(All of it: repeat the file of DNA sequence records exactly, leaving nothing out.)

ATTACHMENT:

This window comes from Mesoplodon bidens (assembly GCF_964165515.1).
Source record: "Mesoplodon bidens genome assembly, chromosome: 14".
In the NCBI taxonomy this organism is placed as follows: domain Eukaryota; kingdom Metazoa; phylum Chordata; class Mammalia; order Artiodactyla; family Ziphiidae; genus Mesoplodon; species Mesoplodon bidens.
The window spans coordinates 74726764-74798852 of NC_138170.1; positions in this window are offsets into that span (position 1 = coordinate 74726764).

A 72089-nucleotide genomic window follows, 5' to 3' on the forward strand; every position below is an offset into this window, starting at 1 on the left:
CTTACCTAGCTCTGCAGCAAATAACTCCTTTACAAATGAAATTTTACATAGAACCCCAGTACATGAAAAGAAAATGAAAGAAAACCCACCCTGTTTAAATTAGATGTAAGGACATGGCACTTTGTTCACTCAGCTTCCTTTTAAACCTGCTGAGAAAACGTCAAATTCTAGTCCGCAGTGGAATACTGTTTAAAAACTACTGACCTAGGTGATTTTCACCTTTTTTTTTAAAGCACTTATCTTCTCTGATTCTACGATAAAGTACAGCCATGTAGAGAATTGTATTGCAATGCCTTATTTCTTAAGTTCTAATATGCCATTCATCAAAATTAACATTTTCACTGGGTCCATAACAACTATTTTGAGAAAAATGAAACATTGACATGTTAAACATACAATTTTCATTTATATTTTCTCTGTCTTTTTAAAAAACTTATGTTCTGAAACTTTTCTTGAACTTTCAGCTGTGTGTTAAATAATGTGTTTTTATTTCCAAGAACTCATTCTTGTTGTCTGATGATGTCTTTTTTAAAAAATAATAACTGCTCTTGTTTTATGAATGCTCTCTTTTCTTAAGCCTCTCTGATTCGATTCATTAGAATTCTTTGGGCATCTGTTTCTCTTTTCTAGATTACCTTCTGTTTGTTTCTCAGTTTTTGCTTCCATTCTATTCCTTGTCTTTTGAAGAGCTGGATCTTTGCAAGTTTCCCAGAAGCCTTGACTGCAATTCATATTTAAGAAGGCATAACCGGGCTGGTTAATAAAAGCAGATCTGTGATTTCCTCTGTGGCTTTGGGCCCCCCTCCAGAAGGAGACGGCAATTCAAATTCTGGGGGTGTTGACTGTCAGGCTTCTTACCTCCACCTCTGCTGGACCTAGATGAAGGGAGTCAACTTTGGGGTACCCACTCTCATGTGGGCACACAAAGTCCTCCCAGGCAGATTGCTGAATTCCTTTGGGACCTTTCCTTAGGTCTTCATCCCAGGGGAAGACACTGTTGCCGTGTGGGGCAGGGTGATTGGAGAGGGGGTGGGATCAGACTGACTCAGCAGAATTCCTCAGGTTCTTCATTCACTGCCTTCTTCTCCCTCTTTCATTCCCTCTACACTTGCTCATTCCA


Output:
This window comes from Mesoplodon bidens (assembly GCF_964165515.1).
Source record: "Mesoplodon bidens genome assembly, chromosome: 14".
In the NCBI taxonomy this organism is placed as follows: domain Eukaryota; kingdom Metazoa; phylum Chordata; class Mammalia; order Artiodactyla; family Ziphiidae; genus Mesoplodon; species Mesoplodon bidens.
The window spans coordinates 74726764-74798852 of NC_138170.1; positions in this window are offsets into that span (position 1 = coordinate 74726764).

A 72089-nucleotide genomic window follows, 5' to 3' on the forward strand; every position below is an offset into this window, starting at 1 on the left:
CTTACCTAGCTCTGCAGCAAATAACTCCTTTACAAATGAAATTTTACATAGAACCCCAGTACATGAAAAGAAAATGAAAGAAAACCCACCCTGTTTAAATTAGATGTAAGGACATGGCACTTTGTTCACTCAGCTTCCTTTTAAACCTGCTGAGAAAACGTCAAATTCTAGTCCGCAGTGGAATACTGTTTAAAAACTACTGACCTAGGTGATTTTCACCTTTTTTTTTAAAGCACTTATCTTCTCTGATTCTACGATAAAGTACAGCCATGTAGAGAATTGTATTGCAATGCCTTATTTCTTAAGTTCTAATATGCCATTCATCAAAATTAACATTTTCACTGGGTCCATAACAACTATTTTGAGAAAAATGAAACATTGACATGTTAAACATACAATTTTCATTTATATTTTCTCTGTCTTTTTAAAAAACTTATGTTCTGAAACTTTTCTTGAACTTTCAGCTGTGTGTTAAATAATGTGTTTTTATTTCCAAGAACTCATTCTTGTTGTCTGATGATGTCTTTTTTAAAAAATAATAACTGCTCTTGTTTTATGAATGCTCTCTTTTCTTAAGCCTCTCTGATTCGATTCATTAGAATTCTTTGGGCATCTGTTTCTCTTTTCTAGATTACCTTCTGTTTGTTTCTCAGTTTTTGCTTCCATTCTATTCCTTGTCTTTTGAAGAGCTGGATCTTTGCAAGTTTCCCAGAAGCCTTGACTGCAATTCATATTTAAGAAGGCATAACCGGGCTGGTTAATAAAAGCAGATCTGTGATTTCCTCTGTGGCTTTGGGCCCCCCTCCAGAAGGAGACGGCAATTCAAATTCTGGGGGTGTTGACTGTCAGGCTTCTTACCTCCACCTCTGCTGGACCTAGATGAAGGGAGTCAACTTTGGGGTACCCACTCTCATGTGGGCACACAAAGTCCTCCCAGGCAGATTGCTGAATTCCTTTGGGACCTTTCCTTAGGTCTTCATCCCAGGGGAAGACACTGTTGCCGTGTGGGGCAGGGTGATTGGAGAGGGGGTGGGATCAGACTGACTCAGCAGAATTCCTCAGGTTCTTCATTCACTGCCTTCTTCTCCCTCTTTCATTCCCTCTACACTTGCTCATTCCA